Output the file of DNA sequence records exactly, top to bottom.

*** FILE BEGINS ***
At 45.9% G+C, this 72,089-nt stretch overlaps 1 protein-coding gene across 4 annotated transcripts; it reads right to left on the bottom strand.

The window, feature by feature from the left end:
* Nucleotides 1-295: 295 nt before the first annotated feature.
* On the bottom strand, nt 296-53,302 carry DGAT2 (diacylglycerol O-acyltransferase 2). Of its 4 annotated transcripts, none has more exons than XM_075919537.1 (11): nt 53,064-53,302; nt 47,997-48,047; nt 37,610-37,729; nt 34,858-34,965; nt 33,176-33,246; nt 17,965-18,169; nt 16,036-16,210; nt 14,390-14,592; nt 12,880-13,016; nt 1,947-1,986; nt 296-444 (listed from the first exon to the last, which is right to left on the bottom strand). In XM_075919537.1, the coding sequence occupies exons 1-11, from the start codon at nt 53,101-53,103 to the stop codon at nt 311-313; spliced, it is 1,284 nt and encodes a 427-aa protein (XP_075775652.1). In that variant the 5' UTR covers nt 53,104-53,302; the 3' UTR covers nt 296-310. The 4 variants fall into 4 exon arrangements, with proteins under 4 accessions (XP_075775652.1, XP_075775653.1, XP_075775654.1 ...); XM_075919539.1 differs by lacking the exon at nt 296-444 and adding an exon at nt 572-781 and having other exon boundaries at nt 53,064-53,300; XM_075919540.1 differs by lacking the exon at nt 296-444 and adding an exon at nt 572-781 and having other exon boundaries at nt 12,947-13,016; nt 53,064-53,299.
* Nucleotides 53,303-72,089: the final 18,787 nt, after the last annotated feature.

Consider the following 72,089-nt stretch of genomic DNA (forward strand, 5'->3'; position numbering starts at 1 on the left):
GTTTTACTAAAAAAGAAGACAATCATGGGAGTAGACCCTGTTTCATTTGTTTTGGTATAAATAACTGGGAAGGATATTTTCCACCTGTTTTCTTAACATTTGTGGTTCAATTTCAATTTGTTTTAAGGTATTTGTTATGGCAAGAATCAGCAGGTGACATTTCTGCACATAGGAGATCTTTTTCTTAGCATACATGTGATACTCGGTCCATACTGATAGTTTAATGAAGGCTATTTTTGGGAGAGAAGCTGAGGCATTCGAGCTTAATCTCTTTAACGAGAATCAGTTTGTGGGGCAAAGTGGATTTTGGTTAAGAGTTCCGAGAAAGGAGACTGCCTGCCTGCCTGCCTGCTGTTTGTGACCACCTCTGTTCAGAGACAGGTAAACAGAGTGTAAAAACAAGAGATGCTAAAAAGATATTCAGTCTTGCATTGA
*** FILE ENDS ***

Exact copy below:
At 45.9% G+C, this 72,089-nt stretch overlaps 1 protein-coding gene across 4 annotated transcripts; it reads right to left on the bottom strand.

The window, feature by feature from the left end:
* Nucleotides 1-295: 295 nt before the first annotated feature.
* On the bottom strand, nt 296-53,302 carry DGAT2 (diacylglycerol O-acyltransferase 2). Of its 4 annotated transcripts, none has more exons than XM_075919537.1 (11): nt 53,064-53,302; nt 47,997-48,047; nt 37,610-37,729; nt 34,858-34,965; nt 33,176-33,246; nt 17,965-18,169; nt 16,036-16,210; nt 14,390-14,592; nt 12,880-13,016; nt 1,947-1,986; nt 296-444 (listed from the first exon to the last, which is right to left on the bottom strand). In XM_075919537.1, the coding sequence occupies exons 1-11, from the start codon at nt 53,101-53,103 to the stop codon at nt 311-313; spliced, it is 1,284 nt and encodes a 427-aa protein (XP_075775652.1). In that variant the 5' UTR covers nt 53,104-53,302; the 3' UTR covers nt 296-310. The 4 variants fall into 4 exon arrangements, with proteins under 4 accessions (XP_075775652.1, XP_075775653.1, XP_075775654.1 ...); XM_075919539.1 differs by lacking the exon at nt 296-444 and adding an exon at nt 572-781 and having other exon boundaries at nt 53,064-53,300; XM_075919540.1 differs by lacking the exon at nt 296-444 and adding an exon at nt 572-781 and having other exon boundaries at nt 12,947-13,016; nt 53,064-53,299.
* Nucleotides 53,303-72,089: the final 18,787 nt, after the last annotated feature.

Consider the following 72,089-nt stretch of genomic DNA (forward strand, 5'->3'; position numbering starts at 1 on the left):
GTTTTACTAAAAAAGAAGACAATCATGGGAGTAGACCCTGTTTCATTTGTTTTGGTATAAATAACTGGGAAGGATATTTTCCACCTGTTTTCTTAACATTTGTGGTTCAATTTCAATTTGTTTTAAGGTATTTGTTATGGCAAGAATCAGCAGGTGACATTTCTGCACATAGGAGATCTTTTTCTTAGCATACATGTGATACTCGGTCCATACTGATAGTTTAATGAAGGCTATTTTTGGGAGAGAAGCTGAGGCATTCGAGCTTAATCTCTTTAACGAGAATCAGTTTGTGGGGCAAAGTGGATTTTGGTTAAGAGTTCCGAGAAAGGAGACTGCCTGCCTGCCTGCCTGCTGTTTGTGACCACCTCTGTTCAGAGACAGGTAAACAGAGTGTAAAAACAAGAGATGCTAAAAAGATATTCAGTCTTGCATTGA